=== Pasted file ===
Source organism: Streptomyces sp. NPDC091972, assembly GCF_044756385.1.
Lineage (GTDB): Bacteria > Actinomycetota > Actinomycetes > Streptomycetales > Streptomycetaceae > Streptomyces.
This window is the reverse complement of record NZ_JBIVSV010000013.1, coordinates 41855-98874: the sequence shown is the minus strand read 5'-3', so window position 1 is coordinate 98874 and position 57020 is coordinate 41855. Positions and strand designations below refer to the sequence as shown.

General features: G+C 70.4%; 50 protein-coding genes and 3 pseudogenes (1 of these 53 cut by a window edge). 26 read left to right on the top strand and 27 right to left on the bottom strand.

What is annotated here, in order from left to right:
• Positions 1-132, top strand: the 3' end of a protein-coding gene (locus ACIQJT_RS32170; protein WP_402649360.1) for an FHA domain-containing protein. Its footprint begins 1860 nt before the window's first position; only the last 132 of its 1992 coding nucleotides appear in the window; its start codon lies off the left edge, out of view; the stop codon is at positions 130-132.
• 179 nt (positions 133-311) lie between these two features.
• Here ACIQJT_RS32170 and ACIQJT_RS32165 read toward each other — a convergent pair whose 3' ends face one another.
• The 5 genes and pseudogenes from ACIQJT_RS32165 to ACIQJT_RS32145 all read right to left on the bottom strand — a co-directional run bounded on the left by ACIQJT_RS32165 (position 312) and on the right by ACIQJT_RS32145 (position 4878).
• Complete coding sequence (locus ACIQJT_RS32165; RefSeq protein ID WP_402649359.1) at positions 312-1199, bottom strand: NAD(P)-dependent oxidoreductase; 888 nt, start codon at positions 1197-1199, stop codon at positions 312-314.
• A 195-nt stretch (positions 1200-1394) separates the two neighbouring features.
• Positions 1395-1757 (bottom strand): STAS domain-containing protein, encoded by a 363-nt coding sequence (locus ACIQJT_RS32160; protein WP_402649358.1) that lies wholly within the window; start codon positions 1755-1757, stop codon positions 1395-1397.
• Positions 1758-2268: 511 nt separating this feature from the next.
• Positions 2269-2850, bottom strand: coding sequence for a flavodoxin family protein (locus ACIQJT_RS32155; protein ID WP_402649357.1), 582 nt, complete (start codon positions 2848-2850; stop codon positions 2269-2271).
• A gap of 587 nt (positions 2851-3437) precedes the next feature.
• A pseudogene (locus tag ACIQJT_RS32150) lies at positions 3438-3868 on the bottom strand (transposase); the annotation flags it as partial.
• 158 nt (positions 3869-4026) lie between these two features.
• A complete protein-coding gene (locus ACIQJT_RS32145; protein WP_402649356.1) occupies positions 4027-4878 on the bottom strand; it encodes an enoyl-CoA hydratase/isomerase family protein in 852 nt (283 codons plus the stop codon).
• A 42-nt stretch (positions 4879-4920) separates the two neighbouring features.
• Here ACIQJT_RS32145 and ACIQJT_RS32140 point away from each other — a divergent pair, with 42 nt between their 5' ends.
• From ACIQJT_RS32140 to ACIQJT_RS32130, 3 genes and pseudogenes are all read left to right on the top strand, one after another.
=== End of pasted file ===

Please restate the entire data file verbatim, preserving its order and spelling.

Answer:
Source organism: Streptomyces sp. NPDC091972, assembly GCF_044756385.1.
Lineage (GTDB): Bacteria > Actinomycetota > Actinomycetes > Streptomycetales > Streptomycetaceae > Streptomyces.
This window is the reverse complement of record NZ_JBIVSV010000013.1, coordinates 41855-98874: the sequence shown is the minus strand read 5'-3', so window position 1 is coordinate 98874 and position 57020 is coordinate 41855. Positions and strand designations below refer to the sequence as shown.

General features: G+C 70.4%; 50 protein-coding genes and 3 pseudogenes (1 of these 53 cut by a window edge). 26 read left to right on the top strand and 27 right to left on the bottom strand.

What is annotated here, in order from left to right:
• Positions 1-132, top strand: the 3' end of a protein-coding gene (locus ACIQJT_RS32170; protein WP_402649360.1) for an FHA domain-containing protein. Its footprint begins 1860 nt before the window's first position; only the last 132 of its 1992 coding nucleotides appear in the window; its start codon lies off the left edge, out of view; the stop codon is at positions 130-132.
• 179 nt (positions 133-311) lie between these two features.
• Here ACIQJT_RS32170 and ACIQJT_RS32165 read toward each other — a convergent pair whose 3' ends face one another.
• The 5 genes and pseudogenes from ACIQJT_RS32165 to ACIQJT_RS32145 all read right to left on the bottom strand — a co-directional run bounded on the left by ACIQJT_RS32165 (position 312) and on the right by ACIQJT_RS32145 (position 4878).
• Complete coding sequence (locus ACIQJT_RS32165; RefSeq protein ID WP_402649359.1) at positions 312-1199, bottom strand: NAD(P)-dependent oxidoreductase; 888 nt, start codon at positions 1197-1199, stop codon at positions 312-314.
• A 195-nt stretch (positions 1200-1394) separates the two neighbouring features.
• Positions 1395-1757 (bottom strand): STAS domain-containing protein, encoded by a 363-nt coding sequence (locus ACIQJT_RS32160; protein WP_402649358.1) that lies wholly within the window; start codon positions 1755-1757, stop codon positions 1395-1397.
• Positions 1758-2268: 511 nt separating this feature from the next.
• Positions 2269-2850, bottom strand: coding sequence for a flavodoxin family protein (locus ACIQJT_RS32155; protein ID WP_402649357.1), 582 nt, complete (start codon positions 2848-2850; stop codon positions 2269-2271).
• A gap of 587 nt (positions 2851-3437) precedes the next feature.
• A pseudogene (locus tag ACIQJT_RS32150) lies at positions 3438-3868 on the bottom strand (transposase); the annotation flags it as partial.
• 158 nt (positions 3869-4026) lie between these two features.
• A complete protein-coding gene (locus ACIQJT_RS32145; protein WP_402649356.1) occupies positions 4027-4878 on the bottom strand; it encodes an enoyl-CoA hydratase/isomerase family protein in 852 nt (283 codons plus the stop codon).
• A 42-nt stretch (positions 4879-4920) separates the two neighbouring features.
• Here ACIQJT_RS32145 and ACIQJT_RS32140 point away from each other — a divergent pair, with 42 nt between their 5' ends.
• From ACIQJT_RS32140 to ACIQJT_RS32130, 3 genes and pseudogenes are all read left to right on the top strand, one after another.